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Round robin DNS configuration
Multiple Name Servers: As described in the previous tutorial on, two to seven name servers can be registered against a name. These are DNS servers that contain information on where to find services (such as www or email) for a particular domain name. There are two main reasons for providing more than one DNS server for each domain. The first is to provide protection against a DNS server going down- if a DNS server failed for any reason (eg. power outage, communication failure etc.) the using this DNS server would be unobtainable since the of these domains could not be retrieved. Instead, having two or more (which should be geographically and topologically seperate) means that if a request to one of them fails, the name server can be requested again. The name servers are requested and in normal circumstances, information from any of the DNS servers is used (which normally contain the same information). The chances of two DNS servers going down independently to each other are very slim.
Lets walk through what happens when one DNS server fails for a request to www.-hat.com. The name servers registered against the domain name are “ns1.wight-hat.com 22.214.171.124″ and “ns2.wight-hat.com 126.96.36.199″ when one of the name servers is down.
- The ISP requests the name server for wight-hat.com and receives the name servers. The name servers are “ns1.wight-hat.com 188.8.131.52″ and “ns2.wight-hat.com 184.108.40.206″.
- A request is sent to 220.127.116.11 for the location of wight-hat.com but, this DNS server is not online and the request fails.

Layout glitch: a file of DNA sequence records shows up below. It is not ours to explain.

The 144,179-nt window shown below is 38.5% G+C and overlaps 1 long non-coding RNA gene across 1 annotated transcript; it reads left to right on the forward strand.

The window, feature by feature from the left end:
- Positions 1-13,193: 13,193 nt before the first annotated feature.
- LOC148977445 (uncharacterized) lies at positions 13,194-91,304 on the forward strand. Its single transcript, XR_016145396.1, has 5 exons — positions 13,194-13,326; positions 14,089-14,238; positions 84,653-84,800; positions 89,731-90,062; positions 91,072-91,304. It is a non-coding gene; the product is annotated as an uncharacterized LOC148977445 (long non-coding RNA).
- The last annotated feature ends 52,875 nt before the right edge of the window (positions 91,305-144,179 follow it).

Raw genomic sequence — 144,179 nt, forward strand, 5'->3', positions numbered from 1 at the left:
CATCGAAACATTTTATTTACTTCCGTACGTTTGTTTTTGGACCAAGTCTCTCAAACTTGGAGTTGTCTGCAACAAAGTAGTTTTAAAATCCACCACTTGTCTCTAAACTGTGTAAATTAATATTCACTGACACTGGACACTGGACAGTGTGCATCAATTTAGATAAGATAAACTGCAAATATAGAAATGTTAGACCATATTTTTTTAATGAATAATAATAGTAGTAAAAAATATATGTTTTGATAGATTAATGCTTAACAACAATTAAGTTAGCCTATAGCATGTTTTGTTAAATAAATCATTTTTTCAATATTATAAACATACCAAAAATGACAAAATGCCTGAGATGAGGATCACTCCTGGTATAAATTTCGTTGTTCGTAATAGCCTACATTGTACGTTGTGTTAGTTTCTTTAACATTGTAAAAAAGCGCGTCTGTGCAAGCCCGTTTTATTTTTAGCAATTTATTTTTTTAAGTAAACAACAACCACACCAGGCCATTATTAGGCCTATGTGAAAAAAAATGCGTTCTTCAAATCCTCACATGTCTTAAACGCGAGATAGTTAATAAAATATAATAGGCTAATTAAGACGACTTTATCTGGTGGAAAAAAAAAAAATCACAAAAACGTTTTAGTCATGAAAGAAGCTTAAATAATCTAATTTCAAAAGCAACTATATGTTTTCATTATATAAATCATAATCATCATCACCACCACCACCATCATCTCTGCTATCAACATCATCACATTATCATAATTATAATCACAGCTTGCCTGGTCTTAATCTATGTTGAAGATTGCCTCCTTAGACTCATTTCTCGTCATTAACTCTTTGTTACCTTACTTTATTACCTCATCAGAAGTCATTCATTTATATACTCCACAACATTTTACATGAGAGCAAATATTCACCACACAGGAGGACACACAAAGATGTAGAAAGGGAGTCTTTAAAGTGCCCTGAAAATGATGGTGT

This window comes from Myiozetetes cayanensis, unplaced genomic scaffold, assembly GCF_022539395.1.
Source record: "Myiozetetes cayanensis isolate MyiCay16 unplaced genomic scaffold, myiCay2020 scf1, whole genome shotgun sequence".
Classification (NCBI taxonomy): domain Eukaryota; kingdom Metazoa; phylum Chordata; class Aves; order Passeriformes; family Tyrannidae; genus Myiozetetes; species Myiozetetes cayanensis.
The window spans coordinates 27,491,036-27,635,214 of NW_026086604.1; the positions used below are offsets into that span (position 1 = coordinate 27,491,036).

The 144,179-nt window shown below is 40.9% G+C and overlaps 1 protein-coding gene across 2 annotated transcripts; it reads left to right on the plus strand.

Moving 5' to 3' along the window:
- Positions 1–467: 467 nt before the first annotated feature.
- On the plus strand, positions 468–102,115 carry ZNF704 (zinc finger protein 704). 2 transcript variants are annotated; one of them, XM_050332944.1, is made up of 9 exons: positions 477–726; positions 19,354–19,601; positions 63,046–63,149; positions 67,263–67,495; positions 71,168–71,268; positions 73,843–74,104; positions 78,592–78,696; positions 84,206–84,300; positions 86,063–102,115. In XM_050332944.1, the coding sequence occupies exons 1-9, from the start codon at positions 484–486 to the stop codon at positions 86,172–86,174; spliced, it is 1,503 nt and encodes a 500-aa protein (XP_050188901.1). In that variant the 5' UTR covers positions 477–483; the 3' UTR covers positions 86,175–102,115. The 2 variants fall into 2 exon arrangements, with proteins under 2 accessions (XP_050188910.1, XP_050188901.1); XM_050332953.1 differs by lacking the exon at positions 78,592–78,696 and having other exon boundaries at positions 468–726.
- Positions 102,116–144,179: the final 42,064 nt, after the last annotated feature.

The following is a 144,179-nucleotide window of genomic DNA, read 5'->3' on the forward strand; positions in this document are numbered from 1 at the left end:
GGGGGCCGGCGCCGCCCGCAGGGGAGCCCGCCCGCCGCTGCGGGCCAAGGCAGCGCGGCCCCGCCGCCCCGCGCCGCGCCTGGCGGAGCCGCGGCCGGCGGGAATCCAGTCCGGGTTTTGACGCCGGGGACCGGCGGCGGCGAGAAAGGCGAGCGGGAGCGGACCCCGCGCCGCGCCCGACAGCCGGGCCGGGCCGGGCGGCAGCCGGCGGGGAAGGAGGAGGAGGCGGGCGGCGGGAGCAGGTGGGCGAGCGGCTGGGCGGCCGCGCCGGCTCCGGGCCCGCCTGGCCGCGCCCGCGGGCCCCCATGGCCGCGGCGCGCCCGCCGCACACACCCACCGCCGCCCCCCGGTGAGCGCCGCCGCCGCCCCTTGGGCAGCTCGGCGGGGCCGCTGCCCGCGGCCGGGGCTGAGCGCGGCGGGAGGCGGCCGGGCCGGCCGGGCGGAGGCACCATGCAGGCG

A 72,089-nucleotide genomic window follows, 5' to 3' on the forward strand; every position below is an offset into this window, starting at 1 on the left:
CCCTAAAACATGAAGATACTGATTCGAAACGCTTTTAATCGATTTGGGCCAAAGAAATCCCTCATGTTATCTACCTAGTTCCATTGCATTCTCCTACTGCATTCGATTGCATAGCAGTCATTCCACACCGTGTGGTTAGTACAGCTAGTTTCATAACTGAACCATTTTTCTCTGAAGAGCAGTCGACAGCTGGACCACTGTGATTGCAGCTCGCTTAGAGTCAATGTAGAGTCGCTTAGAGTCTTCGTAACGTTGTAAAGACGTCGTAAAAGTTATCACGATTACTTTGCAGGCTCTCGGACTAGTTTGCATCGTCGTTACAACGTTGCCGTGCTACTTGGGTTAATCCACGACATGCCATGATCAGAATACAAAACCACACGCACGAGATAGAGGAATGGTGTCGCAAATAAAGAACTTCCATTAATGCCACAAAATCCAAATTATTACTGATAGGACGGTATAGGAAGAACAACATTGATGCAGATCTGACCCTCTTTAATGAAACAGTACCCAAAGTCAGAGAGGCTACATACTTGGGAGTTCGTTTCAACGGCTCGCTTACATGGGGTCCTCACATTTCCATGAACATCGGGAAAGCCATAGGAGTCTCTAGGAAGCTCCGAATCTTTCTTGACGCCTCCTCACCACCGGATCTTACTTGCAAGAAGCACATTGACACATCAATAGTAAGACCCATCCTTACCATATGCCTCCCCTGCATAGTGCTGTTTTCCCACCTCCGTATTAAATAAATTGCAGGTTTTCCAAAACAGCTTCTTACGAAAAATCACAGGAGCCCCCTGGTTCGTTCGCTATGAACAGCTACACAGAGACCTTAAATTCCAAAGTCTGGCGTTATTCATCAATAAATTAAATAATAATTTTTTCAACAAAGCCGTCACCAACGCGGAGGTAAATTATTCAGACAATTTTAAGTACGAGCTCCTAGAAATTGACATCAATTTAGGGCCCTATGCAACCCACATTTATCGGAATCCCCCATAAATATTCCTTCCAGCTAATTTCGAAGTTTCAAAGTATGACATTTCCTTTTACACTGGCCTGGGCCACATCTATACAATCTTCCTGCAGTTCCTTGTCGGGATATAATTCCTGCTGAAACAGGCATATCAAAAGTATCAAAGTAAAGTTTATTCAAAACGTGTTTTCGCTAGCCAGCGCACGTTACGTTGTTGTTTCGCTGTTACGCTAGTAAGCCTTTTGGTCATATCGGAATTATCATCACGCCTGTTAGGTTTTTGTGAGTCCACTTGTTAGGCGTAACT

- A request is sent to 18.104.22.168 for the location of wight-hat.com and the DNS record information is returned.
Round Robin configuration: Each DNS record can have more than one record for a given domain. For instance, when looking for a web page the DNS supplies an “A” record but there can be more than one A record entry. These IP addresses are delivered in rotation so if there were two A records, alternate IP addresses would be served on each request. Suppose a very high traffic website was starting to show a speed lag because the server that the site was on could not handle the amount of requests/ traffic/ processing. An additional server could be employed so that it would share the load. So how do you share the load when you have one domain name that everyone is accessing the website through? You configure one DNS records to point to both the first web server and second server. In this way, each request will receive alternating IP addresses and these will give alternating IP addresses for the website servers thus sharing the load 50/50. With up to seven name server entires it is simple to configure up to seven web servers to share the load of a very high traffic website. This is known as load balancing.
If one of the servers had twice the capacity of the other, you may wish to send it twice as much traffic. In this case you would duplicate the A record for the high capacity server so that you had 3 A records- 2 for the high capacity server and 1 for the other server. Your server load would now be split 66/33.
Whilst this is an effective way to load balance servers, it provides no protection against a server becoming unavailable. Using DNS records we have come up with a method of providing protection against this eventuality as well as load balancing which we discuss in the next section.
Next section: Load balanced and redundant server network
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